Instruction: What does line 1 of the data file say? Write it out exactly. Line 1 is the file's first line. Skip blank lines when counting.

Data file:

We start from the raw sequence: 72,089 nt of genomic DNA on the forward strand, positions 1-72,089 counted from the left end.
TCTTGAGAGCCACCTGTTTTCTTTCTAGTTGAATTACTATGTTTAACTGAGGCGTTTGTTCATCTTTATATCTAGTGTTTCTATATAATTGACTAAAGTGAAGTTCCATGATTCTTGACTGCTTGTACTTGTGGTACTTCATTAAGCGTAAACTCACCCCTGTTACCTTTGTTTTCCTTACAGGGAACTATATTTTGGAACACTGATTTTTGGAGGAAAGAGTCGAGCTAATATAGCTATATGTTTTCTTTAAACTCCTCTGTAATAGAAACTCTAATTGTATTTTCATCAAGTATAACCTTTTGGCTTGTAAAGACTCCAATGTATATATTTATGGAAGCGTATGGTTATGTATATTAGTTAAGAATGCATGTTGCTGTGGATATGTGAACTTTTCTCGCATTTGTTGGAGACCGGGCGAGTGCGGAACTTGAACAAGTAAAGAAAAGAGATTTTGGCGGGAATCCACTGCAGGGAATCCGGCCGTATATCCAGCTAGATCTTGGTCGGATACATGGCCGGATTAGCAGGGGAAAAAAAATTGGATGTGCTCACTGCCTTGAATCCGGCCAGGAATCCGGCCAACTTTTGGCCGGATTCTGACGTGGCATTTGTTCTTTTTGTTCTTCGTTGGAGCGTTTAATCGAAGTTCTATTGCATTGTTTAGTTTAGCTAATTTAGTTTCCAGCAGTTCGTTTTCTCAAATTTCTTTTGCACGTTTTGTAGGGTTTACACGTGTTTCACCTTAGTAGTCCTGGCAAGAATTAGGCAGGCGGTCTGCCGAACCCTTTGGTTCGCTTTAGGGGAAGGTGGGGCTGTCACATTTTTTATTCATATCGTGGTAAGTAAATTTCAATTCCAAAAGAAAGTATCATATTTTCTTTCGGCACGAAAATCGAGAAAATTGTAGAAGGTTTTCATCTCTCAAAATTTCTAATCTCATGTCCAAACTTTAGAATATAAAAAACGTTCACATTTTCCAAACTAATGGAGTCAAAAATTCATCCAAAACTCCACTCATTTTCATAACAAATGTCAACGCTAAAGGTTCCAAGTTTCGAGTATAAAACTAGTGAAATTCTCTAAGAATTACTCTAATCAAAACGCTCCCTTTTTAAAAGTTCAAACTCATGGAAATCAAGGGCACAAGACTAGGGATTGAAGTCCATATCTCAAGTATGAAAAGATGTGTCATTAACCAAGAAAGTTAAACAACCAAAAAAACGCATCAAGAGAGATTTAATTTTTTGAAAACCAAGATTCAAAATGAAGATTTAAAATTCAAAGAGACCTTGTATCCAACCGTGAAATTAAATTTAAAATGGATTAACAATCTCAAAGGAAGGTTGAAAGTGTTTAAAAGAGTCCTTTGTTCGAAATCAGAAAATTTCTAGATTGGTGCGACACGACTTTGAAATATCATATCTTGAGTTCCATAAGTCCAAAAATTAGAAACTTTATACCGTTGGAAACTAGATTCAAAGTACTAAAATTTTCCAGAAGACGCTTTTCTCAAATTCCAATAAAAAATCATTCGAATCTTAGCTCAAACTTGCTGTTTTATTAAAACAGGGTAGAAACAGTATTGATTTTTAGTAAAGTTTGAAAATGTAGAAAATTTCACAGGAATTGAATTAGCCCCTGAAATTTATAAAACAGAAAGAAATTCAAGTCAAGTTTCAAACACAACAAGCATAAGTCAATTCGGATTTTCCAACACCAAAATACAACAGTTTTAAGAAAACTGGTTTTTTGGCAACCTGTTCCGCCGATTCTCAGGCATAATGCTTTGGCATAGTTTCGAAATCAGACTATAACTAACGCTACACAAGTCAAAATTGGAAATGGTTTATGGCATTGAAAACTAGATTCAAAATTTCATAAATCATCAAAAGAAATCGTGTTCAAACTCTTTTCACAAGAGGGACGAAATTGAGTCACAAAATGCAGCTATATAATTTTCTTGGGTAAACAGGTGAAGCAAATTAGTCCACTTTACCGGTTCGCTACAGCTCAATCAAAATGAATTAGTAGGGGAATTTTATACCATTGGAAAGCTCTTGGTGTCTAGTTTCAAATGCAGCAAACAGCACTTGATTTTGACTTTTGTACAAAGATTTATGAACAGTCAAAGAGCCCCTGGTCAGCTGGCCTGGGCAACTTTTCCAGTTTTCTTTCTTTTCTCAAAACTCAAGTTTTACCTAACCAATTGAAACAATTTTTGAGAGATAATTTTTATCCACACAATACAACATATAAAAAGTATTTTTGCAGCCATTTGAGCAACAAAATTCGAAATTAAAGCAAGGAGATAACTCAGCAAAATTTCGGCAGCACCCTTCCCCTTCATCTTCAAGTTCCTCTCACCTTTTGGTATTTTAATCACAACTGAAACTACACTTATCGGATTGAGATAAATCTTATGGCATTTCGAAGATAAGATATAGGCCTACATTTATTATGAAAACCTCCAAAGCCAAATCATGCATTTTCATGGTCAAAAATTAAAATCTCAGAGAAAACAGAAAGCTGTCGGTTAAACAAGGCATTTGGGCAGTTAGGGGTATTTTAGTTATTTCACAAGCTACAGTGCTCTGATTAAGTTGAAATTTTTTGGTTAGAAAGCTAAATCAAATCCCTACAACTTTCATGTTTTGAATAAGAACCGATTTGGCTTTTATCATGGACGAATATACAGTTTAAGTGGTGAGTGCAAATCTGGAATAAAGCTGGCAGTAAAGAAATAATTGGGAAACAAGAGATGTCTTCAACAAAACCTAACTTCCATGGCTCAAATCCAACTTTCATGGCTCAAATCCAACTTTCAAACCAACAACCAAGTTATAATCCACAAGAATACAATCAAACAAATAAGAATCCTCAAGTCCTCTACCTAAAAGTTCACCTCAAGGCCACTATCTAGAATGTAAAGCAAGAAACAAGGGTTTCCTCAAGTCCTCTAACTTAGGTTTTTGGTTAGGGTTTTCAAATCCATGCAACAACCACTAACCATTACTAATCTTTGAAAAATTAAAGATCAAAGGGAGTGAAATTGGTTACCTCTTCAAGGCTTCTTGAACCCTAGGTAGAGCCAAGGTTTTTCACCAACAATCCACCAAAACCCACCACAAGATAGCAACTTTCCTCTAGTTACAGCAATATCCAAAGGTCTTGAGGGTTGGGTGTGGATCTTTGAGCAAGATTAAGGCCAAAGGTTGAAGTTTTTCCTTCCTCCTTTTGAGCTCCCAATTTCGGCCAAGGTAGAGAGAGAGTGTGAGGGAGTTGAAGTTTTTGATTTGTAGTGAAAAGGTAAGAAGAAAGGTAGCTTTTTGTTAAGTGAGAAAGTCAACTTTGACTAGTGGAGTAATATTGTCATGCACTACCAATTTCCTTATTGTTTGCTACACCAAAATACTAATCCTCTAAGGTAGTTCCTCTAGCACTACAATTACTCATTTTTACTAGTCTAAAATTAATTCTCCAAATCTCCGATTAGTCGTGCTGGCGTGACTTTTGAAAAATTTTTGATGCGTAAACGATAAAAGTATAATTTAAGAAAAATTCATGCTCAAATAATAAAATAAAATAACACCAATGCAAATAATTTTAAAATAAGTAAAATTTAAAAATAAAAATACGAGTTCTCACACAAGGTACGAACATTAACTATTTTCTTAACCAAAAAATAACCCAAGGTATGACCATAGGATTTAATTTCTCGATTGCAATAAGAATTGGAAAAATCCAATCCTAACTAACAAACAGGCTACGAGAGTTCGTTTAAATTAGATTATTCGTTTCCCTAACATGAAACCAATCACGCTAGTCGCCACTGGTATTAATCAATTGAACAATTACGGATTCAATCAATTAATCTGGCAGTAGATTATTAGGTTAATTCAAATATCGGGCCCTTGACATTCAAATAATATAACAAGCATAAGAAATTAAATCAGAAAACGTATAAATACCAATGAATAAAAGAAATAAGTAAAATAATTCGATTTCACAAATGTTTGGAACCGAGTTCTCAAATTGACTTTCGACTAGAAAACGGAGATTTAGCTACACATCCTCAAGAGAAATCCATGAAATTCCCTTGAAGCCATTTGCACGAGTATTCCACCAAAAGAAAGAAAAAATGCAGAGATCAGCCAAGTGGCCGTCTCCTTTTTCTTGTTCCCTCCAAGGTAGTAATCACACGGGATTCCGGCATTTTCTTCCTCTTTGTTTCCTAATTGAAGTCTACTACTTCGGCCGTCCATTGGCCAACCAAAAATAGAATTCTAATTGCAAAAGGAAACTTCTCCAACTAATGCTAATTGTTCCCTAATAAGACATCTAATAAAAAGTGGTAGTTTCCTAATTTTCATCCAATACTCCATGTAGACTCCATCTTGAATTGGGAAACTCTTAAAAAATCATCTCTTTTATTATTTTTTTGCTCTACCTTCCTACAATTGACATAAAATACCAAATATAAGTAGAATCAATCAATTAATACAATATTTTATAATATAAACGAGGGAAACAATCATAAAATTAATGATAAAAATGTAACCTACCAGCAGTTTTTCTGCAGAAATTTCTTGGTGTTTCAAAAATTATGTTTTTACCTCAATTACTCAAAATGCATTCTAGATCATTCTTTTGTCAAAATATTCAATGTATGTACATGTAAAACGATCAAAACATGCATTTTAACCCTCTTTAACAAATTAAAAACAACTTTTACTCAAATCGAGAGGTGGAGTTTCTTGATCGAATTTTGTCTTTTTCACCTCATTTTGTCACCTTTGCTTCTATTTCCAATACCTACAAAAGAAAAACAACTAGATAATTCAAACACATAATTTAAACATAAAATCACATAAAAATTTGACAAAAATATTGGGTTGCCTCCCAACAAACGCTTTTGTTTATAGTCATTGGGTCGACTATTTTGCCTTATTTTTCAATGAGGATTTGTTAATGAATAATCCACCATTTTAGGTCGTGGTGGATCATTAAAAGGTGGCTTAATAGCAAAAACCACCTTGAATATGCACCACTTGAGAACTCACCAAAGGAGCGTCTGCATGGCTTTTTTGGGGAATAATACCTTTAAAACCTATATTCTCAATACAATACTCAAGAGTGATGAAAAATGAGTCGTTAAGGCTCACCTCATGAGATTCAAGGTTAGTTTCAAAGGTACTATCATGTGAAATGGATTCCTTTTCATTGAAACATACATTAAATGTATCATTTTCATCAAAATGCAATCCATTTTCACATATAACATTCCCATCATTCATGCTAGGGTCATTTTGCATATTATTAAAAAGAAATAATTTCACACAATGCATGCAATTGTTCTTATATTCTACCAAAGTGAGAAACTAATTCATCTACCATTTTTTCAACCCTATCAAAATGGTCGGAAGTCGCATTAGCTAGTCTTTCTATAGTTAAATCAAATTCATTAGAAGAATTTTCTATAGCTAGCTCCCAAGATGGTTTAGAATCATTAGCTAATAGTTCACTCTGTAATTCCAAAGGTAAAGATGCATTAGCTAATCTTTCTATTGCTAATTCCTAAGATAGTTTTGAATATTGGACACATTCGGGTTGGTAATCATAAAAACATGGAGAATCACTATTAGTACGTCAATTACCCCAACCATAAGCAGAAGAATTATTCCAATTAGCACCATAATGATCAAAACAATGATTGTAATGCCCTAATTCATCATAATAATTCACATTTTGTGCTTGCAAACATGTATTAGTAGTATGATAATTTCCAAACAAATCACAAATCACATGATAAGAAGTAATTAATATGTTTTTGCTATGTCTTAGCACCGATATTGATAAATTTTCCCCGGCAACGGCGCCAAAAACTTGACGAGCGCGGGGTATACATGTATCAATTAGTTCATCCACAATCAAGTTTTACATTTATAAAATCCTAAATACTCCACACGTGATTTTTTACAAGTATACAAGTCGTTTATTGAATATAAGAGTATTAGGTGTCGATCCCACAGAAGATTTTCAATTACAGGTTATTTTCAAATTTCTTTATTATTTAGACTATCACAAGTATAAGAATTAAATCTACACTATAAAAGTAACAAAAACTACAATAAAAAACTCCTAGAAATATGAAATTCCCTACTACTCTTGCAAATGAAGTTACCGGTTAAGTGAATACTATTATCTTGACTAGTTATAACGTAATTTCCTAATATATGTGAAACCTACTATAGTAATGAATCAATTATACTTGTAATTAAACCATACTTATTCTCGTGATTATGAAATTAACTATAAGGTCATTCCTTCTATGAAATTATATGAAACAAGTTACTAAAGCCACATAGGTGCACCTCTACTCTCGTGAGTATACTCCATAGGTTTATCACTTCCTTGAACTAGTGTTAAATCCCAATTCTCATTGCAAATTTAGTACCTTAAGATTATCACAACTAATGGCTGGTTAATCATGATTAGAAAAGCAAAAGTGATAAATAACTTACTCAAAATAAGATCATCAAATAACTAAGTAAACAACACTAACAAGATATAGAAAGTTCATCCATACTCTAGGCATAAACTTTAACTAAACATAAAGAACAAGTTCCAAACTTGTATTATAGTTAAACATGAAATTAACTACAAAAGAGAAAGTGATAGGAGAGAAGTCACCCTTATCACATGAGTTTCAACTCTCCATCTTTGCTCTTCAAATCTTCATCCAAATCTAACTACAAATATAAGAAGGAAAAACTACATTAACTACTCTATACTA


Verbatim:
We start from the raw sequence: 72,089 nt of genomic DNA on the forward strand, positions 1-72,089 counted from the left end.